Archive for August, 2010

Milk mafia

We had a lovely BBQ today with some of the first people E ever met. Her Wisconsin-in-DC milk mafia:

Aunt Kelly.

Aunt Anne.

Skeptical of Uncle Andrew. We missed a picture of our other Uncle Andrew, but that’s because he was cooking.

Miss E’s wardrobe

 

Months 0-3. Surprisingly hard to pack away.

But especially the strawberry ruffle butt, bought on sale long before you arrived. In case (I knew) you were a girl.

Five months!

This month, Ellie:

  • Braved her first (and second) blackout(s) when we lost power for multipe days. During the first storm, we all piled in the basement on night one, but headed to the nanny share family’s house for the second night. And during the second storm, we headed over to G Street to give our friends some baby girl preview time.
  • Met Katie, Abby and Emma Dole (and their brave parents, Sam and Jen who drove from Boston for a visit.)
  • Met another baby, Seelye, for every other Friday in the nanny share.
  • Had her four-month doctor’s appointment where her shots were not nearly as traumatic as at two months. She is about twice her birth weight.
  • Had a quick visit from Grandma & Grandpa from Cascade.
  • Started rolling and rolling and rolling some more.
  • Became a much more prolific giggler and babbler.
  • Has a very strong grip. She knows how to take her bink out … but not yet how to put it back in.
  • Wriggled out of her sleepsack resulting in the first time we walked in to a baby on her stomach in her crib one morning.
  • Runs her legs. All. the. time.
  • Graduated to this jumperoo (although her feet just barely touch the floor.)

Here is a smiley video and a waking up video.

See July photos here.
See August photos here.

Happy five months, little bean!

The market that loses moms

Here is a great take on the recent story in The New York Times about our economy punishing mothers. This in particular jumped out:

“I must stress here that it seems that many of the very brightest, most ambitious women are the first to go. These are the women who sat in the front row, dazzled professors with their insights, the ones with huge red A+ marks on the term papers littering their dorm rooms. Perhaps they leave first because they are the smartest: long before the rest of us numb-nuts, they see the writing on the corporate wall that there is no way to “balance” kids and career in our rabidly capitalistic, Caucasian-male-dominated economy.”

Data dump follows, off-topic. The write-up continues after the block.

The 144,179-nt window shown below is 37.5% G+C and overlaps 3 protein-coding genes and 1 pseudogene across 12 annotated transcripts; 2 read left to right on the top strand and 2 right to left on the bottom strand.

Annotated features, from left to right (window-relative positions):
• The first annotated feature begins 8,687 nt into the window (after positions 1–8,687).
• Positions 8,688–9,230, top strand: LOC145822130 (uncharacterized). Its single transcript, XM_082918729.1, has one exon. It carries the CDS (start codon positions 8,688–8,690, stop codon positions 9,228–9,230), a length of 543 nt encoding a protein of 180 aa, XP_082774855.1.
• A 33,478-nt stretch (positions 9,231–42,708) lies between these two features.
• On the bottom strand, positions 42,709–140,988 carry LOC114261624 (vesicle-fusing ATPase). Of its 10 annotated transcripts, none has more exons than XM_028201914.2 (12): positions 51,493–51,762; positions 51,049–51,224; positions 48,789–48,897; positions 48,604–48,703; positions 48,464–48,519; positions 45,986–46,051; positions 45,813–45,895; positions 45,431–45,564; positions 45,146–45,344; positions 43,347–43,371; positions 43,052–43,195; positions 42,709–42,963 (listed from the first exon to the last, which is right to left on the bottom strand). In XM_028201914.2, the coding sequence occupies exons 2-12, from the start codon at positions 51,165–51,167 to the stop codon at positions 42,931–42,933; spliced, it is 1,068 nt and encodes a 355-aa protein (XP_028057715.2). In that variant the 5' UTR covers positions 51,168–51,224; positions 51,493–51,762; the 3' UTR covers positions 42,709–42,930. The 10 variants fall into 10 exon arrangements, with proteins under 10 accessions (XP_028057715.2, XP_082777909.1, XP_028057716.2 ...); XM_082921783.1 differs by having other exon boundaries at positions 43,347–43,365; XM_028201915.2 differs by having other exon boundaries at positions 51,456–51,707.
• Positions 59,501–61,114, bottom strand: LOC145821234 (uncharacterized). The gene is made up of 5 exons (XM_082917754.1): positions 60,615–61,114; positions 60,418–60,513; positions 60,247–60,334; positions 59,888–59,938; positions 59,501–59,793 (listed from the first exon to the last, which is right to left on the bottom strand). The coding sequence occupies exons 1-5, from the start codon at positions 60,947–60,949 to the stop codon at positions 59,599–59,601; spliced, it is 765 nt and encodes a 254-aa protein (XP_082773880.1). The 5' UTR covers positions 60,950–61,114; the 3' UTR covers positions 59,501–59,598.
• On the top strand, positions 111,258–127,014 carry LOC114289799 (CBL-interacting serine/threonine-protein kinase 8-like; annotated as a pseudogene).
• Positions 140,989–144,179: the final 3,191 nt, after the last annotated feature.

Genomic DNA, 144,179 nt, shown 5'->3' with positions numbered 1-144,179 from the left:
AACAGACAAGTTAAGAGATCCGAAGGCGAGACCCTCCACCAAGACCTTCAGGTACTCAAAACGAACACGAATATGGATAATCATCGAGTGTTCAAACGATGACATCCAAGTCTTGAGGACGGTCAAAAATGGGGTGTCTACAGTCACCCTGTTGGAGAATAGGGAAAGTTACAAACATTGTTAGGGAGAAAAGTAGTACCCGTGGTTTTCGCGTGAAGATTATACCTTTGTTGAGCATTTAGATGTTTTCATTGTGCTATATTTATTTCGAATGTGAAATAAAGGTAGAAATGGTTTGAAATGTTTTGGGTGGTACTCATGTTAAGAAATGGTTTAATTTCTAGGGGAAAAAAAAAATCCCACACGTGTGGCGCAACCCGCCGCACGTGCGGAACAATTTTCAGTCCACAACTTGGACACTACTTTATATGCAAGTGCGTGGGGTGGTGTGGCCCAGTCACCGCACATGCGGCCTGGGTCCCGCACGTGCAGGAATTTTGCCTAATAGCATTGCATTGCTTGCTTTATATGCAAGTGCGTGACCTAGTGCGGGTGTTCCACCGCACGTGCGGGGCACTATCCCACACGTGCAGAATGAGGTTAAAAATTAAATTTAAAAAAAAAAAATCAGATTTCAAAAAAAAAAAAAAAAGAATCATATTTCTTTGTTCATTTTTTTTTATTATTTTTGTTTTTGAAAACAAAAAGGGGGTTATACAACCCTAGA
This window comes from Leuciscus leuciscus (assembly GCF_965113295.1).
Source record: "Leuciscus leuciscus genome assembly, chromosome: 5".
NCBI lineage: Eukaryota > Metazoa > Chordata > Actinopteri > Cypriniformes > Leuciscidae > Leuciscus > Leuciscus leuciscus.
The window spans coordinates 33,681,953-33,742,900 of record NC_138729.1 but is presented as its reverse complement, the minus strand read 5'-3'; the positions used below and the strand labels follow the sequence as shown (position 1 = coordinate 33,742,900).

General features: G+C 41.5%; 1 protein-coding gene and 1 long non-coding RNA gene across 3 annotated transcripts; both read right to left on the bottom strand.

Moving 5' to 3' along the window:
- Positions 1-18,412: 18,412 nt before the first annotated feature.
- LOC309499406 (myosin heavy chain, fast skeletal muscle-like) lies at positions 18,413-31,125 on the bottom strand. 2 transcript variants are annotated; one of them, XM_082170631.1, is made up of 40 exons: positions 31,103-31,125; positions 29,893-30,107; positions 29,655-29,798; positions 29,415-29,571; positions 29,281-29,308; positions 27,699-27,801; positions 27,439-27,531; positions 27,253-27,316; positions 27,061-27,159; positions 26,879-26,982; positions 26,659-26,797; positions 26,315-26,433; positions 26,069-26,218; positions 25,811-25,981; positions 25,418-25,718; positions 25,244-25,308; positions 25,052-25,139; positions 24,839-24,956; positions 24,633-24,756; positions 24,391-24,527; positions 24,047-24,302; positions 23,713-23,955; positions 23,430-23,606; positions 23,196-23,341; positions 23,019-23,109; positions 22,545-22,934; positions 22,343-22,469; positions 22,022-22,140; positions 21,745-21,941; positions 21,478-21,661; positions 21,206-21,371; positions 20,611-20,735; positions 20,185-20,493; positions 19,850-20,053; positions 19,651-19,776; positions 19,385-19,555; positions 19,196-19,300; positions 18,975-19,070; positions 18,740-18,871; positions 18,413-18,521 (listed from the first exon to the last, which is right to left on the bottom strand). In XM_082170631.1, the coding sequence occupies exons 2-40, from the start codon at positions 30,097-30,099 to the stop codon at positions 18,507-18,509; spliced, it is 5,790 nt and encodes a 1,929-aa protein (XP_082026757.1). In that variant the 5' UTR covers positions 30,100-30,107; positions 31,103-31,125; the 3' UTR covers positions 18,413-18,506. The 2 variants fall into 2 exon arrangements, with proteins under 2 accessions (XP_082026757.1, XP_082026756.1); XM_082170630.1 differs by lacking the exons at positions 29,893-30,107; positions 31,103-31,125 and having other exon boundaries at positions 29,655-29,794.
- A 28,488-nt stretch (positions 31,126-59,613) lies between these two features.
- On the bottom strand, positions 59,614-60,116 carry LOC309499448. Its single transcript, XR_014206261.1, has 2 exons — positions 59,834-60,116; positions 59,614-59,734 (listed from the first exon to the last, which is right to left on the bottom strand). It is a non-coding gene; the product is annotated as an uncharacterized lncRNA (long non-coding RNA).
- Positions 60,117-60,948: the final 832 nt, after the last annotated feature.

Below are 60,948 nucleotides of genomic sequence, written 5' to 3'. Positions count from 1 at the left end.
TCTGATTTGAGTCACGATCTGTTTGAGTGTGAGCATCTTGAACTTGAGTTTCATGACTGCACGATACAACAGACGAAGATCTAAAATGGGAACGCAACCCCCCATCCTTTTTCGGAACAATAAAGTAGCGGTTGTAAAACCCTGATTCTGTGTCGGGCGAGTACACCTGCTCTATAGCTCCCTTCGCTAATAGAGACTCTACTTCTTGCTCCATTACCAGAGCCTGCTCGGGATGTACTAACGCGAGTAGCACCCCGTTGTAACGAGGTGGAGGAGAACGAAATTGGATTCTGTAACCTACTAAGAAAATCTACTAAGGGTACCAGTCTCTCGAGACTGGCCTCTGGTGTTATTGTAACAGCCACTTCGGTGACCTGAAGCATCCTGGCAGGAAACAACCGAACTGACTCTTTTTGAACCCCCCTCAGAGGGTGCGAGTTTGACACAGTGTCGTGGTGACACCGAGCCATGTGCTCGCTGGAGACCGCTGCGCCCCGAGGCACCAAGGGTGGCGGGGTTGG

Back to work: an update

I’ve been meaning to update on my going-back-to-work anxieties pretty much since coming back to work — four weeks ago today. If I could just finish .. anything. Or remember what I was going to say in the first place.

We got off to a pretty rocky start. But after a week of single parenting and a two-day power outage, we were finally able to start getting into a little bit of a routine.

Generally, it’s going fine. Fine as in … I’ve made it to work every day so far. I’ve only been late to get E once, and only by a few minutes. The dogs didn’t get picked up and had to stay overnight at daycare only once. No one has been (knock knock) sick. Just very, very tired.

But there is a lot of everyday stuff that just doesn’t get done. Returning phone calls and e-mails. Going to the gym (and with the heat always hovering around the 100-degree mark means it is pretty much the only hope for working out.) Making any food that is more complicated than using a few buttons or one pan.

Some things did work, and I would recommend them to anyone coming back from leave:

  • Start midweek instead of on a Monday to ease back in as much as possible.
  • Freeze a few weeks of meals so you don’t need to do much weeknight cooking.
  • Take baby to her nanny or daycare for a few times in the weeks ahead of your return to work, including at least one or two “full” days. Get a massage and a haircut or whatever is relaxing. Not only does it help to have your meltdown in advance of actually having to focus on work, it helps to have a few days to figure out how much milk baby will drink during a full day.  
  • Stockpile and freeze as much milk as possible so that making sure you have enough for the next day right out of the gate isn’t such a pressure.
  • Block pump time on your calendar — and then stick to it just like any other meeting. As one colleague noted: “Pumping 3x a day at work feels like I’m almost always pumping – have you noticed that?” It’s because trying to fit it in three times a day pretty much means you are always pumping.

Lastly, hold on.

Class of ’32


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